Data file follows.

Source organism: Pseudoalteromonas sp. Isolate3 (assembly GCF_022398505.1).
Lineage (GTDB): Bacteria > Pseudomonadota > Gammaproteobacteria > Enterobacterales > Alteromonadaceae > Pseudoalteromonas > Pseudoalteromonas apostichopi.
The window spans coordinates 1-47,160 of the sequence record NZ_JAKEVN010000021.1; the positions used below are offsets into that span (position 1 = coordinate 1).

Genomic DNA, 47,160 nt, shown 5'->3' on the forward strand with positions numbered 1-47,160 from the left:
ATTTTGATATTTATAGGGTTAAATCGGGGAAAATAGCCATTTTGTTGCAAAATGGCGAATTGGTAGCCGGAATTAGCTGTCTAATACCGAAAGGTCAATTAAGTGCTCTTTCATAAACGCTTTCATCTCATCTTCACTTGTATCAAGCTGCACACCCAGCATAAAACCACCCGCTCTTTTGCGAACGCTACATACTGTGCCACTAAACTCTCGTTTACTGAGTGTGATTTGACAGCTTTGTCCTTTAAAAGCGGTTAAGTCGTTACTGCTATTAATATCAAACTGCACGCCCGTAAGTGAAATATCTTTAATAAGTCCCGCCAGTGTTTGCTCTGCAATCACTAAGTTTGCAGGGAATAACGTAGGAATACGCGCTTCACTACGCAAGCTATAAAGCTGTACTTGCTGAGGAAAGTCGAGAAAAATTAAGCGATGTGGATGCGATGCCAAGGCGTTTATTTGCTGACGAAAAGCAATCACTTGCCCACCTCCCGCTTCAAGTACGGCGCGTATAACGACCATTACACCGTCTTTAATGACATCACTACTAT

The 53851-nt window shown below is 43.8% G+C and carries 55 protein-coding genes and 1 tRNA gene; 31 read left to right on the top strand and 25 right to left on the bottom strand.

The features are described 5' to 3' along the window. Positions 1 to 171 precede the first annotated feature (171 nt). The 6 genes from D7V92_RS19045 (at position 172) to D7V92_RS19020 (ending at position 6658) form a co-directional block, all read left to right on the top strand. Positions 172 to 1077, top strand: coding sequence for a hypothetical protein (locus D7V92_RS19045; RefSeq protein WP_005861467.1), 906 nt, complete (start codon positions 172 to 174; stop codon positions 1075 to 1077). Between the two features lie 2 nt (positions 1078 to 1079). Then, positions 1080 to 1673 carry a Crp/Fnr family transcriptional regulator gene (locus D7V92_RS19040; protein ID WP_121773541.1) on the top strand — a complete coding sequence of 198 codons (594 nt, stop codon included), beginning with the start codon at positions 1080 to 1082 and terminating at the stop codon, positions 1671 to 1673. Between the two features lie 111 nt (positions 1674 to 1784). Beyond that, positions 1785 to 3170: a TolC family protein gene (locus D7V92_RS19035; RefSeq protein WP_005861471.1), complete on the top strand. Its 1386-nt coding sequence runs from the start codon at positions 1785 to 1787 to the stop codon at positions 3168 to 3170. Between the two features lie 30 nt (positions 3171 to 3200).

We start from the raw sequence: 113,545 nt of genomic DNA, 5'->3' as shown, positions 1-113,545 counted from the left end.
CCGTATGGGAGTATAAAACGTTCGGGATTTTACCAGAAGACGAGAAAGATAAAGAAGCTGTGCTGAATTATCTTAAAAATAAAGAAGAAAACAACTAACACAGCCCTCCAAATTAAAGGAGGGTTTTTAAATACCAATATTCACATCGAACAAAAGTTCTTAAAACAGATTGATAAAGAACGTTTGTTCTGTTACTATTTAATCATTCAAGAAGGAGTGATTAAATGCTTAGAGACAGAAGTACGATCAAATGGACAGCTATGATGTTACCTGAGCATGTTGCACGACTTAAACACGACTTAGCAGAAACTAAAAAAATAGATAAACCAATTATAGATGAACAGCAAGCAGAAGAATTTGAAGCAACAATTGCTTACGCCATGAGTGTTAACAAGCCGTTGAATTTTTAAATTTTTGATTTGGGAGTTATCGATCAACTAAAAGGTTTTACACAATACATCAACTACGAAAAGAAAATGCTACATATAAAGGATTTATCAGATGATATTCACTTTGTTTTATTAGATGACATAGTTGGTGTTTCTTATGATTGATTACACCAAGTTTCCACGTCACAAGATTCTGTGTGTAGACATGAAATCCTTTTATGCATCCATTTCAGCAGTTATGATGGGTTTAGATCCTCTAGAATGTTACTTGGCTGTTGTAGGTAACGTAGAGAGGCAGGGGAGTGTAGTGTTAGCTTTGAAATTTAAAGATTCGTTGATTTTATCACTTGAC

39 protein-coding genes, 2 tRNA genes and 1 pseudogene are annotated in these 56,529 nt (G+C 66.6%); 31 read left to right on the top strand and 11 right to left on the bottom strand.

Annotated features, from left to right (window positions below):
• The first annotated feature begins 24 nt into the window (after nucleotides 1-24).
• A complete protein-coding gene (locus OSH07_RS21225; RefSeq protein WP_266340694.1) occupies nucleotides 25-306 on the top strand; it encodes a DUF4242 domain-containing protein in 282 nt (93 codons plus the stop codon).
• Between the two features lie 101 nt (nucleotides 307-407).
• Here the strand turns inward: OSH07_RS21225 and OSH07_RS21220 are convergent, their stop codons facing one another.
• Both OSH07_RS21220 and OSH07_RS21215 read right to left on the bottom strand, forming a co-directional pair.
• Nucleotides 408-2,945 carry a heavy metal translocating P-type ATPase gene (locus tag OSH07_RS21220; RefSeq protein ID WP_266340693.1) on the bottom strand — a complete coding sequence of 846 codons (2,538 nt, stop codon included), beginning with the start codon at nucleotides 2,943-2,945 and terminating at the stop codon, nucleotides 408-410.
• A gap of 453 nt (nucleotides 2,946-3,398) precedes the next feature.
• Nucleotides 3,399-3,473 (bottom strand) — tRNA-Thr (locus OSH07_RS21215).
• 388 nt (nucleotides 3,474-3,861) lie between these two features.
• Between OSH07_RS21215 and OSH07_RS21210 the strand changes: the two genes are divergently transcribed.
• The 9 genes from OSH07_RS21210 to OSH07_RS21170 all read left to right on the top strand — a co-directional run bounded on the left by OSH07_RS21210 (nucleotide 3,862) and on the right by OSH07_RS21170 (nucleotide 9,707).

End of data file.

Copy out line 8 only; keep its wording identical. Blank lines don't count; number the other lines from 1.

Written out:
We start from the raw sequence: 113,545 nt of genomic DNA, 5'->3' as shown, positions 1-113,545 counted from the left end.